How to define victory
In “What Vietnam teaches us” (Views, Oct. 29), Henry Kissinger provides the reader with a few “observations.”
Kissinger addresses “victory.” He writes: “The purpose of war is victory” and “victory needs to be defined as an outcome achievable in a time period sustainable by American public opinion.”
I am surprised by these superficial “observations” and I doubt if these guidelines will help the American president make the proper decisions about war and peace.
The purpose of war should be the achievement of a political, strategic objective, not necessarily victory. Victory – the defeat of the enemy – is often not required, or even possible, and sometimes counter-productive, when the political objective is taken into consideration.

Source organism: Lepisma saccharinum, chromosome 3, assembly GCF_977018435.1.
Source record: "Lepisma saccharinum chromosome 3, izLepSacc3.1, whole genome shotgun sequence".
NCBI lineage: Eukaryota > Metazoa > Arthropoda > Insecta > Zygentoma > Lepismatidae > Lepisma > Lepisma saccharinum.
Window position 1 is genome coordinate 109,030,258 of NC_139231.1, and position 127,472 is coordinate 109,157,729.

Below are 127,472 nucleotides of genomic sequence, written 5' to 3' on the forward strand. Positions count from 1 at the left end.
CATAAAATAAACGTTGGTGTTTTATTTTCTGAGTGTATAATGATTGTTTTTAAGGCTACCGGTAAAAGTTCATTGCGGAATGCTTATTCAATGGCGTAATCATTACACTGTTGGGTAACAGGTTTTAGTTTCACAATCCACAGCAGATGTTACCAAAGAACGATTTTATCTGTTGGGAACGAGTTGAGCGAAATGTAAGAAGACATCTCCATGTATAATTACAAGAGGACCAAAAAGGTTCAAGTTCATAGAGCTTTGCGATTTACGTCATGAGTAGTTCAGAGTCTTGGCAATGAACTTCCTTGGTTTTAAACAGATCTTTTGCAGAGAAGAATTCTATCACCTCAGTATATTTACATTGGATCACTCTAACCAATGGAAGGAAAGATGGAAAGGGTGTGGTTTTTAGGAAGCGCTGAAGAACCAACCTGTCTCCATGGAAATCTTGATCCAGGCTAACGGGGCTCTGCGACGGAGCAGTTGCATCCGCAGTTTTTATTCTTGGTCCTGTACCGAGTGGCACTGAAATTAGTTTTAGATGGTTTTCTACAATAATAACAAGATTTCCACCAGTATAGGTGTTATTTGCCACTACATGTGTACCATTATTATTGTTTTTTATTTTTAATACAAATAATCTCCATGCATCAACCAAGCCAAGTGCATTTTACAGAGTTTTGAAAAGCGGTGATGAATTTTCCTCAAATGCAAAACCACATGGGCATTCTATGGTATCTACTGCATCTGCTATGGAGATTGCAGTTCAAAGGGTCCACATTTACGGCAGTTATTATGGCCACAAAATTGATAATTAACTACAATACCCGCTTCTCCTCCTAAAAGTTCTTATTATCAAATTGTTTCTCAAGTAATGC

Contrary to what Kissinger argues, victory must not be defined in a time period sustainable by American public opinion, but rather world public opinion. At a minimum, the public opinion of the strategic partners of the United States should be considered.
This has become evident in Afghanistan and Iraq. Hopefully, the next U.S. president will formulate more effective guidelines with a global perspective. Victory, as defined by Kissinger, does not exist anymore.
Ingo Piepers, Amsterdam